Though the Fox report contained mostly old news, it did say the information it reported had just arrived from the intelligence community “through sources inside North Korea.”

David Maxwell, associate director of the Center for Security Studies at Georgetown University and a retired special forces colonel, said it would be “extremely hard to get information out of North Korea” from a top-level source: “That would take exceptional tradecraft.”

Maxwell said information about inner-circle intentions would not likely be subject to the enormous ability of the United States to intercept electronic signals, since such information need only be communicated orally.

Bruce Riedel, a security expert for the Brookings Institution, said North Korea “may be the toughest target in the world. Any leak about a reputed source in the North would produce understandable and justified U.S. concern.”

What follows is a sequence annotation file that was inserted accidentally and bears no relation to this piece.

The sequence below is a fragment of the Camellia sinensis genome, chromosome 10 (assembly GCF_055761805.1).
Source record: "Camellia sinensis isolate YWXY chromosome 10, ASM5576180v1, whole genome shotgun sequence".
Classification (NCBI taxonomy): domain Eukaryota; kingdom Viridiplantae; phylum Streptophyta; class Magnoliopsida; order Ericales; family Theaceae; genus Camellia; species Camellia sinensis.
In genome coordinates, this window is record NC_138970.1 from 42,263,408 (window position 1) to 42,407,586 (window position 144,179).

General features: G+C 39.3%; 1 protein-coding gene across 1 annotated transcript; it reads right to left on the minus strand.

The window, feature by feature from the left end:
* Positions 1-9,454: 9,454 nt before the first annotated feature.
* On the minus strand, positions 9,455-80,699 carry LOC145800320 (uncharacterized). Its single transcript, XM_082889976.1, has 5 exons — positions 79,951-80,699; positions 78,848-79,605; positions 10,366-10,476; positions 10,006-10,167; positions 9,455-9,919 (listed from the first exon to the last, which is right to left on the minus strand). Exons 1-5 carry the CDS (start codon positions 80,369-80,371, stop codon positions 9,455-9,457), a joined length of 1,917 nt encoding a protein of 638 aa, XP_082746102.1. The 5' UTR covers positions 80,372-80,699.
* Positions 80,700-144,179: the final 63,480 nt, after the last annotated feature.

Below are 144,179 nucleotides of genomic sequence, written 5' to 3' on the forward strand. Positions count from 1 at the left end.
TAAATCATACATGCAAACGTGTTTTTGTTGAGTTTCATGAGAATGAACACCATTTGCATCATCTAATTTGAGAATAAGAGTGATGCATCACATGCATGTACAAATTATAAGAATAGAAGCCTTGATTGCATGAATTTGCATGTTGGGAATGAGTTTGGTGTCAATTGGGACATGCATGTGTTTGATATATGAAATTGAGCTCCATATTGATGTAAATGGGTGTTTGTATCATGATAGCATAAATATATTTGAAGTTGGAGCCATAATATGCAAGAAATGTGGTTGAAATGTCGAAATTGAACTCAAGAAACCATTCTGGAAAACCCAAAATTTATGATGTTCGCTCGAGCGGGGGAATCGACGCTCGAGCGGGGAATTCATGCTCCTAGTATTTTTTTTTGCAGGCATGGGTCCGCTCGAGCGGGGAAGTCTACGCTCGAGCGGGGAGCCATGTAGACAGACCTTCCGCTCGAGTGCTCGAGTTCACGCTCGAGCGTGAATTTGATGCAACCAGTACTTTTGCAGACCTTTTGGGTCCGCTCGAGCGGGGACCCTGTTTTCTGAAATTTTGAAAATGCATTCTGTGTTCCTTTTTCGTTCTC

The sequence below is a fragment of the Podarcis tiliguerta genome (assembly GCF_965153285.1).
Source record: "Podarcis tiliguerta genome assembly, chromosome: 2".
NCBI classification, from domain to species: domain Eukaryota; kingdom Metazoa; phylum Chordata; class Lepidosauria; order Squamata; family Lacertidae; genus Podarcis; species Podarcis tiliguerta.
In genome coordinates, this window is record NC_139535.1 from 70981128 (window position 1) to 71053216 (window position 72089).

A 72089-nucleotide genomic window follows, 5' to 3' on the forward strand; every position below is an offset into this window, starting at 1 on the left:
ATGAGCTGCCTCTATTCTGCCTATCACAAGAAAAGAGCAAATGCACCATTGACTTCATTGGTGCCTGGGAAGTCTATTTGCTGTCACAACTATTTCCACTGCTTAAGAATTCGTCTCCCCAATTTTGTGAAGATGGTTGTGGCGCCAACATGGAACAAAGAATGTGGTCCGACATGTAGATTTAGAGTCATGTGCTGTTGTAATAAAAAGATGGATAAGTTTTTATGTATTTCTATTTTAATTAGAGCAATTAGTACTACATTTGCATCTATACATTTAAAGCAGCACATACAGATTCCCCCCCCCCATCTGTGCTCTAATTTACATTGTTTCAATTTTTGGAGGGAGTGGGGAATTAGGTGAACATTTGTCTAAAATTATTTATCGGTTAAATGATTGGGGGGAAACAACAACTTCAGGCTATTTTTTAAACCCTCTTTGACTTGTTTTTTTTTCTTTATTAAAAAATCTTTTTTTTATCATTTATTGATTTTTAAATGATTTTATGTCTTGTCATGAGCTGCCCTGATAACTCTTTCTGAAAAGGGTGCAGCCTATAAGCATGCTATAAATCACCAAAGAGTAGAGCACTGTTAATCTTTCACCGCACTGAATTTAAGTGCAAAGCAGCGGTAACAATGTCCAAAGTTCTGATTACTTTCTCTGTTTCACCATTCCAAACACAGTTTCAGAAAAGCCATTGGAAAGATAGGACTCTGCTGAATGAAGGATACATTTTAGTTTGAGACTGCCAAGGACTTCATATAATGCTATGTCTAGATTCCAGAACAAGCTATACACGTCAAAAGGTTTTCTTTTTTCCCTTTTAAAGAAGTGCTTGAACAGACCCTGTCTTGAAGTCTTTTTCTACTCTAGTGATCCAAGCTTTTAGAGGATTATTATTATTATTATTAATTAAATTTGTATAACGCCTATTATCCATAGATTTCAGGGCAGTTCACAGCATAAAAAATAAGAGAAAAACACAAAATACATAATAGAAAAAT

The United States would have attempted to defend that source by at least not drawing attention to it, experts said.

In fact, the United States did not respond publicly to the Fox report at first. Nor did Korean media since, but for the one item, it seemed to contain little new information.

But in the shadows, the United States started an extensive hunt for its own leak, quickly zeroing in on Stephen Jin-Woo Kim, one of more than 90 people with access to the top-secret briefing paper to which Rosen referred. Kim, on loan from the Lawrence Livermore National Laboratory, was working on nuclear proliferation affairs at the State Department.

Though investigators swarmed in on Kim, they did so in a manner to avoid alerting North Korea of their concerns.